Amputation rates among people with diabetes not significantly increasing in UK, data reveals

Jack Woodfield
Wed, 03 Apr 2019
Amputation rates among people with diabetes not significantly increasing in UK, data reveals
Limb amputations have increased in recent years, but the rate among people with diabetes is not significantly increasing, health experts have said.

The data published by Public Health England's (PHE) National Cardiovascular Intelligence Network also revealed variations among who is more likely to experience an amputation.

The risk of type 2 diabetes is higher among some ethnic groups, such as the South Asian population, although major amputation rates are highest among white males.

People with either type 1 diabetes or type 2 diabetes are at greater risk of developing problems with their feet because high blood glucose levels can damage blood vessels, impacting how blood flows to the feet and legs. Left untreated, ulcers and foot infections can lead to limb amputations.

This is why it is so important to reduce the risk of amputations. Eating a healthy, real-food diet and getting regular exercise can help to maintain good blood glucose control, a fundamental way to lower the risk of complications.

The report revealed that above-the-ankle amputations have gone up by 8.4% in three years. As diabetes rates have also been rising, the risk of an amputation per person with diabetes has not significantly increased.

Dr Jenifer Smith, Programme Director at PHE for the NHS Diabetes Prevention Programme, said: "Itís a tragedy that so many people are unnecessarily having to face the life-changing consequences of diabetes, such as amputations. Survival rates and quality of life for people following such major surgery can often be poor. This shouldnít be happening when the condition is preventable."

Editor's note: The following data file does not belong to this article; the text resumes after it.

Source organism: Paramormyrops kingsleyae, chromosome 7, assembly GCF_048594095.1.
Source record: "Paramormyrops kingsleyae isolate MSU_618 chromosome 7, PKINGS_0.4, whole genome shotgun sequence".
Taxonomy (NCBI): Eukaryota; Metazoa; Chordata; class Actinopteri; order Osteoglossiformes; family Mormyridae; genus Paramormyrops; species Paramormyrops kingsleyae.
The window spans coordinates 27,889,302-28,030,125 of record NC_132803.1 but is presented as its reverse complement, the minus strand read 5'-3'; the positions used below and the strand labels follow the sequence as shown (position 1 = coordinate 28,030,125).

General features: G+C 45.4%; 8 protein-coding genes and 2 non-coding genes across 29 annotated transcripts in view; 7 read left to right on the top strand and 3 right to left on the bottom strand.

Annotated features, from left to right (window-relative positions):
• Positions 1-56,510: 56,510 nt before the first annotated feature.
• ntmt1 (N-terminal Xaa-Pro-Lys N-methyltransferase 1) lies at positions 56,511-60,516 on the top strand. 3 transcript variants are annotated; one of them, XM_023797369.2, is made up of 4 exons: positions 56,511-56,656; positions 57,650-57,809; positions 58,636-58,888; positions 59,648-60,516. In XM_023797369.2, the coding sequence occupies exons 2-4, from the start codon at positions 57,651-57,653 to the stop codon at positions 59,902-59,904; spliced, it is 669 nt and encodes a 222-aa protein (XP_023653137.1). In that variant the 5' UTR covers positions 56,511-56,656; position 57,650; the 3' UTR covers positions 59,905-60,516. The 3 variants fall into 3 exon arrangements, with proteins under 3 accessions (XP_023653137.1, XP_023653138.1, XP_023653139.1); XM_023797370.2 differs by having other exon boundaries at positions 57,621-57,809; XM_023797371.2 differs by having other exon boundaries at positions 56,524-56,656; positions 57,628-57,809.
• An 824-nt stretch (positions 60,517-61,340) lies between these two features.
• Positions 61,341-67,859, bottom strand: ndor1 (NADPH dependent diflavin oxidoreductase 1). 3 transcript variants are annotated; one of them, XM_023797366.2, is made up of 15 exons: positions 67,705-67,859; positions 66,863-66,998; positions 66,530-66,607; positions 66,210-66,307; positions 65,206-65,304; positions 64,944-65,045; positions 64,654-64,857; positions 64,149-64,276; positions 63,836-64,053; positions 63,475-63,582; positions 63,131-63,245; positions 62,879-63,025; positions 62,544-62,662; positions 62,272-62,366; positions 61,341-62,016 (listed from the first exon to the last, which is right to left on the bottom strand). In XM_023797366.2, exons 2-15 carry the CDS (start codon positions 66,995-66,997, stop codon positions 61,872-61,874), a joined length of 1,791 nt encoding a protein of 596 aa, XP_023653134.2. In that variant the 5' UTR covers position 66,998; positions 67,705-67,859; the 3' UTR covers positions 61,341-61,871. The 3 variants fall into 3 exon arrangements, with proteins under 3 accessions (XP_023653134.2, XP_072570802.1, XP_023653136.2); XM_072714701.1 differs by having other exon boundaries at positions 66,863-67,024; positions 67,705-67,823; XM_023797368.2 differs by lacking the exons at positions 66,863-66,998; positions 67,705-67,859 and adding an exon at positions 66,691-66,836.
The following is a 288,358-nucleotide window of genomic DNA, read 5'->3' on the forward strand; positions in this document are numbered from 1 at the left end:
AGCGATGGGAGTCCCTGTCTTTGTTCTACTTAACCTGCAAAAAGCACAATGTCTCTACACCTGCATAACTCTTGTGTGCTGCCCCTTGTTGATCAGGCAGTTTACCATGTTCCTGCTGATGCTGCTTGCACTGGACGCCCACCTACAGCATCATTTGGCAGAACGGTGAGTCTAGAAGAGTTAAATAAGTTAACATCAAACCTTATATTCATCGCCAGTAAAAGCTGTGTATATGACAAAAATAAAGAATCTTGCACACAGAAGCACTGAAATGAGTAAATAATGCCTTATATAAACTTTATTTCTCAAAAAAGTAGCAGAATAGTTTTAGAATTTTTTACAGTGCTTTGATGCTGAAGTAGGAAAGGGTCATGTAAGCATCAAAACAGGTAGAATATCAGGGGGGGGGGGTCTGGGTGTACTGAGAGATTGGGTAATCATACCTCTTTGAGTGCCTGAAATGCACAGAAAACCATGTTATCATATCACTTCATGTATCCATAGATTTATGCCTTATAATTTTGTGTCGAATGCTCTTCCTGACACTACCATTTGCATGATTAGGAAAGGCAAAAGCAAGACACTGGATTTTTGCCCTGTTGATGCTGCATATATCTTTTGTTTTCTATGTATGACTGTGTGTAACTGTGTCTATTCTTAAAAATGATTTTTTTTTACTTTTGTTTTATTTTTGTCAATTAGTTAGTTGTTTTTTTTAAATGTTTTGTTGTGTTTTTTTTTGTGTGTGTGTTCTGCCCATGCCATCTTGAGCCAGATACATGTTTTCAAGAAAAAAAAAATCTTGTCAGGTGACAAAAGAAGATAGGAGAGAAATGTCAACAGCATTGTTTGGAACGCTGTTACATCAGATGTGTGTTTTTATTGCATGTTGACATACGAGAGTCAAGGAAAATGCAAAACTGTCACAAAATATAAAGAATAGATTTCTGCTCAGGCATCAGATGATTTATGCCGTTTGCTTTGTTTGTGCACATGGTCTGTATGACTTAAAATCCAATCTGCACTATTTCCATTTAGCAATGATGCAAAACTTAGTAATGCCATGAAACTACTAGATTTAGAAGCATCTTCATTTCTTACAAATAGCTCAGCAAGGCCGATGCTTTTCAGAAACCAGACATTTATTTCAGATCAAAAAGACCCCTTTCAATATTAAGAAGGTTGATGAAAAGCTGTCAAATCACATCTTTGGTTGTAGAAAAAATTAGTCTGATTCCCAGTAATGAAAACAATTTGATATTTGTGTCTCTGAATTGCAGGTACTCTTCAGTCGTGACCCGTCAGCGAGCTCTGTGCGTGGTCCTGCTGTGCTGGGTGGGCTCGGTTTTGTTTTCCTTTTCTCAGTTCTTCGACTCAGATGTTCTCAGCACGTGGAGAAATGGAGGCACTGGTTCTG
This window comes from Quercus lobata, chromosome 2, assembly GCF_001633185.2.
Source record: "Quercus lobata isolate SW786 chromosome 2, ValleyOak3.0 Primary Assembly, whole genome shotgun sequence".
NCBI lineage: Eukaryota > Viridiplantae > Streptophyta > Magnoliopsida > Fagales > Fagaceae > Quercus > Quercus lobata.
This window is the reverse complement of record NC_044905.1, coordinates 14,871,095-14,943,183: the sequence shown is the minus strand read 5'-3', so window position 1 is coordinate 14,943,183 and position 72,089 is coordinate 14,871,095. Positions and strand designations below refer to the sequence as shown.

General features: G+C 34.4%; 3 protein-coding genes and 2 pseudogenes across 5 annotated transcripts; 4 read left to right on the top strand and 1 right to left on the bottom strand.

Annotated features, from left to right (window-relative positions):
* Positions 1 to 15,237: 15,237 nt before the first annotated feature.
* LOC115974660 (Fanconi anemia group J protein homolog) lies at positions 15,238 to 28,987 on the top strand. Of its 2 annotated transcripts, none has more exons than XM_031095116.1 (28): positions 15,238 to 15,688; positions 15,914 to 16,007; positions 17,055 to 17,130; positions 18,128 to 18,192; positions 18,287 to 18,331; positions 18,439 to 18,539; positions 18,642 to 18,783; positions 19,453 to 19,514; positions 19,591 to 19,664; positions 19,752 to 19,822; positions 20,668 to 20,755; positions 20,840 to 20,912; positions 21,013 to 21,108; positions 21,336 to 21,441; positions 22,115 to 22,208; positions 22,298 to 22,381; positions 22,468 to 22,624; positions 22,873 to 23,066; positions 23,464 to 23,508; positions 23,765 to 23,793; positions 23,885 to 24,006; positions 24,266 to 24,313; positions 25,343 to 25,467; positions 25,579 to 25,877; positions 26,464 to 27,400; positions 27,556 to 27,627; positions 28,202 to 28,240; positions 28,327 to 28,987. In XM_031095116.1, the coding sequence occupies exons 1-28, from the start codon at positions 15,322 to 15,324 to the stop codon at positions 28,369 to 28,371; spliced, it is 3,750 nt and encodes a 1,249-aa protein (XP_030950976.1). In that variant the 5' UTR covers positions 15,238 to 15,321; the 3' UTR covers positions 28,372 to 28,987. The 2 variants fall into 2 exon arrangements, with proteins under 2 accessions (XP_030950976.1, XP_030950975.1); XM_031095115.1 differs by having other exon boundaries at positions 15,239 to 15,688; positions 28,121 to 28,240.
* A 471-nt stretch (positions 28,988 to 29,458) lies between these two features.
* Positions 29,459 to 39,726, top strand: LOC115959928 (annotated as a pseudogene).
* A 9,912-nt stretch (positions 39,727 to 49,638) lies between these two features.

NHS England has been rolling out the Healthier You: NHS Diabetes Prevention Programme across the country, in a bid to reduce type 2 diabetes numbers.

"The NHS Diabetes Prevention Programme has been hugely successful in providing help and support to those at risk of developing the condition, which is why itís now being doubled in size. Itís important that those providing the service need to work closely with their local public health teams who know their community, to ensure theyíre reaching and meeting the needs of those at greatest risk.

"Type 2 diabetes remains the greatest health challenge in this country and many adults are in danger of developing this deadly but preventable disease."
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